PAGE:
Bought this refurb’ed emachines H3070 online through BestBuy.ca (the online store for Best Buy Canada). Got the machine on December 30. Relatively painless order process. Had been waiting for some “Boxing Day” sales (on December 26, the equivalent of Black Friday in Canada). Got the machine for 399$. With taxes (15% in Quebec) and express shipping (around 11$): 473$. Not bad. Got a 15″ CRT monitor at a pawn shop for 22$. So a true sub-500$ system. In Canadian dollars.
TigerDirect.ca had similar deals on similar machines. Ended up with BestBuy because the machine I wanted (C3060) was sold out at TD. Among the least expensive machines you can get and still have a way to back up to DVD. An emachine H3070 has an AMD Sempron 3000 2.0 GHz processor, two 16x DVD drives (one ±RW and one -ROM), 512MB of RAM, a 160GB HD, an NVidia GeForce4 MX card, 7 USB ports (3 front, 4 back), a media manager with slots for almost anything (MemoryStick Pro, SD, CompactFlash…), audio i/o ports front and back, speakers, keyboard, mouse, XP Home, Microsoft Works, Nero 6… Standard issue desktop computer.
Performance isn’t that bad overall. Usually get between 9x and 20x on converting to MP3 in VBR minimum 160kbps with error correction on CD in iTunes. It seems to depend mostly on the shape in which the CD is, physically. Older CDs with potentially more scratches take more time, obviously. Using AudioGrabber, was able to recuperate a track from a relatively badly scratched CD (“Every Saturday Night” on Maceo Parker’s Southern Exposure). Finally been converting my whole CD collection after spending so much time away from it. Installed MikTeX, Firefox, iTunes, OpenOffice, Google Pack, Eudora, Palm Desktop… Bought a cheap (20$ plus shipping: 28$) FireWire card through TigerDirect which should arrive soon. The card is necessary for a digital camcorder, a LaCie d2 external hard drive, and an iPod 2G (no dock connector). Also got a broadband connection (DSL at 3.0 Mbps) through Bell’s Sympatico service. Three free months without a contract. It will be 45$/month afterwards without a contract. Modem included. No cap on bandwidth. Could easily get WiFi on my iBook.
Pretty satisfied with this machine overall, despite the issue discussed in that other post. In a way, it’s nothing to write home about. But once a talktative person starts blogging… 😉
This machine is in fact, my first Windows PC. Yup, a “switcher to Windows.” Been an intense Mac user since 1987. Used a number of other systems since then but always worked on Macs. First my father’s Mac Plus (1987 through 1991). Then worked on SEs in labs at UdeM. Bought my own Mac SE 30 in 1992 or so. Got online in 1993. Worked in Switzerland (thanks to a Gopher site!) on a Mac IIvx in 1994-95. While in Switzerland, also used a friend’s PowerBook 170 (IIRC). Coming back to Montreal, bought a PowerMac 7200 in 1996 and soon thereafter (probably 1997) got a 7300 as an Apple academic consultant. Moved to Indiana in 1998 for the Ph.D., was using PowerMacs at computer labs there (G3s and G4s). Eventually bought a PowerBook 5300 from one of my committee members in 2000. Went back to the PowerMac 7300 for a bit. In 2001, bought an iBook (Dual USB) 500MHz before leaving for fieldwork in Mali. Although life was already pretty good, Mac OS X was a dream come true. Ok, it was a bit clunky in 10.1 but it already had a lot of potential. Enjoyed almost every moment of it for those few years. Brought the iBook to different places, moving with it 13 times. Usually got open WiFi connections pretty easily. Didn’t even need an ISP for a while!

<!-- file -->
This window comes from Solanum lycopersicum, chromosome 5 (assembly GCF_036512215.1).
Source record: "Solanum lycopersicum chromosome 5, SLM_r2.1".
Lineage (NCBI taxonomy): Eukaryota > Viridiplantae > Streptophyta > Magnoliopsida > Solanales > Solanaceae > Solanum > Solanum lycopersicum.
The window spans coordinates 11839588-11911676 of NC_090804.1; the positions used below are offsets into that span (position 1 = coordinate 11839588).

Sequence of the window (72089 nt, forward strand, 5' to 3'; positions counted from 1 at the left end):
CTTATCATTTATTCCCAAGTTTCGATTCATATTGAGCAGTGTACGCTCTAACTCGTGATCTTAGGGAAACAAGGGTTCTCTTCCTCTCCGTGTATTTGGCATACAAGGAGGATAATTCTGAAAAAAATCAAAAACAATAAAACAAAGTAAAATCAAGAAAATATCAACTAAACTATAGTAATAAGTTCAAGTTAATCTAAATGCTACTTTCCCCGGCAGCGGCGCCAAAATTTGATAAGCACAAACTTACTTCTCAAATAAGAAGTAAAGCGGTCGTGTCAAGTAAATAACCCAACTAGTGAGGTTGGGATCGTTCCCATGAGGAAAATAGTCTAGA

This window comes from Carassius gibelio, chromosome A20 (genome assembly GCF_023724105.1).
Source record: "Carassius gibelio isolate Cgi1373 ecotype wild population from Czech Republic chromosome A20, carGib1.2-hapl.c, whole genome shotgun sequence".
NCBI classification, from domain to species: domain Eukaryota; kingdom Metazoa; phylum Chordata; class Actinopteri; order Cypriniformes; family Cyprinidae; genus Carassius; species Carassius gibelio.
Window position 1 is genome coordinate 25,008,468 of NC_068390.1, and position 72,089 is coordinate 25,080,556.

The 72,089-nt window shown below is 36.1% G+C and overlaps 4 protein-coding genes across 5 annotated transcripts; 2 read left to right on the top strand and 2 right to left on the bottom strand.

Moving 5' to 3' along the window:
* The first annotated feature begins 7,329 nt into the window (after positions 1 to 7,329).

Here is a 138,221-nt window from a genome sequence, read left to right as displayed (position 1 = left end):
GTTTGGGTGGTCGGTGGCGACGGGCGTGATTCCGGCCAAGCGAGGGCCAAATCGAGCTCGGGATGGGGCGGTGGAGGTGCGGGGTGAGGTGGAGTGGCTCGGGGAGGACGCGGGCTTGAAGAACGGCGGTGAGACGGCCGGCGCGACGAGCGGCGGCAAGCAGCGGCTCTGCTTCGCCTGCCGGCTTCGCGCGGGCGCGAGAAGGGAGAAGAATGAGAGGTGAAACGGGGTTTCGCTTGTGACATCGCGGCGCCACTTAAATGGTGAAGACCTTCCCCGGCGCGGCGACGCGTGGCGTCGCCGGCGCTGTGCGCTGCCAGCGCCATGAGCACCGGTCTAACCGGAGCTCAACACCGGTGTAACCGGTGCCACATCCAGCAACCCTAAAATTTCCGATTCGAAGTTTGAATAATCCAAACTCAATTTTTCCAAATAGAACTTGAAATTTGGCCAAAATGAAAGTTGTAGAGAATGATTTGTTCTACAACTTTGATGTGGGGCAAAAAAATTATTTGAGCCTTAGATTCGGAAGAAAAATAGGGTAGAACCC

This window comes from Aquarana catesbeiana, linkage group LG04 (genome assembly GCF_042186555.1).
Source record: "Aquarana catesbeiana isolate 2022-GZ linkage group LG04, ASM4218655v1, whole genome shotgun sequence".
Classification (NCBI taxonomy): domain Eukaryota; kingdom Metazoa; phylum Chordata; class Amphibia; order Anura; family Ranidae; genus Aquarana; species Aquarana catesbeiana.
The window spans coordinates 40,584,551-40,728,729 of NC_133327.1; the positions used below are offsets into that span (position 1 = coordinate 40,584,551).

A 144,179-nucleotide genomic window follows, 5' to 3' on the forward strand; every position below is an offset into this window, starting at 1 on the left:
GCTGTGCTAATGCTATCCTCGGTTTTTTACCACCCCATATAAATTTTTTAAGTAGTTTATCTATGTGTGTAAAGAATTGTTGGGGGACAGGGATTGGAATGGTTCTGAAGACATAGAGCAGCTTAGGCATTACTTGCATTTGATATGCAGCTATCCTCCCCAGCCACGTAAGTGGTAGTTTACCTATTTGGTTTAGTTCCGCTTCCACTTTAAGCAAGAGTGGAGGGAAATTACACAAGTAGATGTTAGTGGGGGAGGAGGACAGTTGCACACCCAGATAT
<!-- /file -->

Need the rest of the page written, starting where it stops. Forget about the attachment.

The iBook itself had known issues. Apple has been pretty good about it, offering a repair extension program through which they replaced the motherboard for free. Ok, they had been pressured by unhappy customers to do something. But they did repair it for free, even on a rather old computer. Still the iBook eventually died. Had to get a new computer rather quickly (it’s hard to teach without a computer). Went to the PC side purely based on price.
So far, this PC gets the job done. IMHO, the difference between a PC running Windows XP and a Mac running Mac OS X is pretty much the difference between a wooden chair and a La-Z-boy. Sure, both serve the same purpose. The wooden chair may come in different designs, some of which are quite nice. In fact, the wooden chair’s hardware is more customizable and it may be used for different things (e.g., as a stool on which to step when you want to hang a picture or… jump off). Wooden chairs are available everywhere, are relatively inexpensive, can be repaired fairly easily at home, and are fairly inconspicuous. But the La-Z-boy is so much more comfortable!
The comfort here is in the way to do simple things. Sure, I still need to get used to things on the PC and comfort will come in some ways. But I miss things like Cocoa’s Services and centralized multi-lingual spell-checking. Or Mail.app’s rather efficient spam filters. Or the system-wide keyboard shortcuts. Or OmniOutliner’s BibDesk’s active communities. Even Entourage and other Microsoft products have more features on Mac OS X. And Mac OS X seems to do a better job at performance management. Though that iBook 500MHz was outdated and quite slow by today’s standards, it could run a recent operating system efficiently and was never a source of grief for performance on common tasks. This Sempron 3000 2.0GHz processor is much faster at some tasks (MP3 encoding, for instance), but it’s clearly the slowest processor possible. And the way some apps work, the processor is easily hogged by a couple of processes.
Anyway, gotta go and let the H3070 convert my CDs…